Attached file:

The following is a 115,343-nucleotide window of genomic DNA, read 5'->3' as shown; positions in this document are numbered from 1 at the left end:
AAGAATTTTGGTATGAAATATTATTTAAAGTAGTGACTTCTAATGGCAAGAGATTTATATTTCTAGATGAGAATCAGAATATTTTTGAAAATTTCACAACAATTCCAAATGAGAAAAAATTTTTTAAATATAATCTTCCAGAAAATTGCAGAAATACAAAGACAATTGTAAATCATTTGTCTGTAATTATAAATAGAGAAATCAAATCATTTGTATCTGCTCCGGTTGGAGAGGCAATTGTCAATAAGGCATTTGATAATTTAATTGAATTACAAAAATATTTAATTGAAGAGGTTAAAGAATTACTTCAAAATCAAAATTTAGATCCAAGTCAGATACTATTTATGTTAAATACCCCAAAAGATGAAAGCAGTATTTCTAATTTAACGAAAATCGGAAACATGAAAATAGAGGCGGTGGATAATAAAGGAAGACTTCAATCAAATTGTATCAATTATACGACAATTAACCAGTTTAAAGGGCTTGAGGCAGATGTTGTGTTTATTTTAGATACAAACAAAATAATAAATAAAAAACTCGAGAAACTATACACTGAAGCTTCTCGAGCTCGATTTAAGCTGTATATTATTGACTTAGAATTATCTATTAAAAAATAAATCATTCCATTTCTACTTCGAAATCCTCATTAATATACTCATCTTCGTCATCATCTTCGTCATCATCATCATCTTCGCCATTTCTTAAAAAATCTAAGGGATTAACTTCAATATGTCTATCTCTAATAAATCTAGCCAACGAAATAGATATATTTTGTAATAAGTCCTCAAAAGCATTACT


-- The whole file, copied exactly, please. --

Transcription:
The following is a 115,343-nucleotide window of genomic DNA, read 5'->3' as shown; positions in this document are numbered from 1 at the left end:
AAGAATTTTGGTATGAAATATTATTTAAAGTAGTGACTTCTAATGGCAAGAGATTTATATTTCTAGATGAGAATCAGAATATTTTTGAAAATTTCACAACAATTCCAAATGAGAAAAAATTTTTTAAATATAATCTTCCAGAAAATTGCAGAAATACAAAGACAATTGTAAATCATTTGTCTGTAATTATAAATAGAGAAATCAAATCATTTGTATCTGCTCCGGTTGGAGAGGCAATTGTCAATAAGGCATTTGATAATTTAATTGAATTACAAAAATATTTAATTGAAGAGGTTAAAGAATTACTTCAAAATCAAAATTTAGATCCAAGTCAGATACTATTTATGTTAAATACCCCAAAAGATGAAAGCAGTATTTCTAATTTAACGAAAATCGGAAACATGAAAATAGAGGCGGTGGATAATAAAGGAAGACTTCAATCAAATTGTATCAATTATACGACAATTAACCAGTTTAAAGGGCTTGAGGCAGATGTTGTGTTTATTTTAGATACAAACAAAATAATAAATAAAAAACTCGAGAAACTATACACTGAAGCTTCTCGAGCTCGATTTAAGCTGTATATTATTGACTTAGAATTATCTATTAAAAAATAAATCATTCCATTTCTACTTCGAAATCCTCATTAATATACTCATCTTCGTCATCATCTTCGTCATCATCATCATCTTCGCCATTTCTTAAAAAATCTAAGGGATTAACTTCAATATGTCTATCTCTAATAAATCTAGCCAACGAAATAGATATATTTTGTAATAAGTCCTCAAAAGCATTACT